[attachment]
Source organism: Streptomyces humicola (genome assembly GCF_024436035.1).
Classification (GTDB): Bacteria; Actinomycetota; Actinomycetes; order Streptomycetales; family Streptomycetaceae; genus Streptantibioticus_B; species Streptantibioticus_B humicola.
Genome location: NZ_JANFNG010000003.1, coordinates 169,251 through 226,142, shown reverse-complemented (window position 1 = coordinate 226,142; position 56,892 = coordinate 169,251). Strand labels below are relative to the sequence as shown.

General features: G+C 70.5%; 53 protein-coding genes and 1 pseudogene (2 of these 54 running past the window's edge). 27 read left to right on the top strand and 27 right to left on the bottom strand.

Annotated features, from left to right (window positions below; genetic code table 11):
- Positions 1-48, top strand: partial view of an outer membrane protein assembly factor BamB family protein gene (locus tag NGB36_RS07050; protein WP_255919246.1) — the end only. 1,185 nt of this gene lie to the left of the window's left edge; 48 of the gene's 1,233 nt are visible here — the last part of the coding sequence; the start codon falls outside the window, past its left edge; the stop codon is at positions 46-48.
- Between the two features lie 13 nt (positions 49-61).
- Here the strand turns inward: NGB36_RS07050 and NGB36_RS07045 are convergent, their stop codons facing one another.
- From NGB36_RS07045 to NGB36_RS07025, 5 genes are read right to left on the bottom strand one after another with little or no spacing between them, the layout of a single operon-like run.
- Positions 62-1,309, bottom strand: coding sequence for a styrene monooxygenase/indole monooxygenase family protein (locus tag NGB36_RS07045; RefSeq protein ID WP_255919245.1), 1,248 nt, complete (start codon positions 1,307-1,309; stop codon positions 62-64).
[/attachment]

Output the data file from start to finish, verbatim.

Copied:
Source organism: Streptomyces humicola (genome assembly GCF_024436035.1).
Classification (GTDB): Bacteria; Actinomycetota; Actinomycetes; order Streptomycetales; family Streptomycetaceae; genus Streptantibioticus_B; species Streptantibioticus_B humicola.
Genome location: NZ_JANFNG010000003.1, coordinates 169,251 through 226,142, shown reverse-complemented (window position 1 = coordinate 226,142; position 56,892 = coordinate 169,251). Strand labels below are relative to the sequence as shown.

General features: G+C 70.5%; 53 protein-coding genes and 1 pseudogene (2 of these 54 running past the window's edge). 27 read left to right on the top strand and 27 right to left on the bottom strand.

Annotated features, from left to right (window positions below; genetic code table 11):
- Positions 1-48, top strand: partial view of an outer membrane protein assembly factor BamB family protein gene (locus tag NGB36_RS07050; protein WP_255919246.1) — the end only. 1,185 nt of this gene lie to the left of the window's left edge; 48 of the gene's 1,233 nt are visible here — the last part of the coding sequence; the start codon falls outside the window, past its left edge; the stop codon is at positions 46-48.
- Between the two features lie 13 nt (positions 49-61).
- Here the strand turns inward: NGB36_RS07050 and NGB36_RS07045 are convergent, their stop codons facing one another.
- From NGB36_RS07045 to NGB36_RS07025, 5 genes are read right to left on the bottom strand one after another with little or no spacing between them, the layout of a single operon-like run.
- Positions 62-1,309, bottom strand: coding sequence for a styrene monooxygenase/indole monooxygenase family protein (locus tag NGB36_RS07045; RefSeq protein ID WP_255919245.1), 1,248 nt, complete (start codon positions 1,307-1,309; stop codon positions 62-64).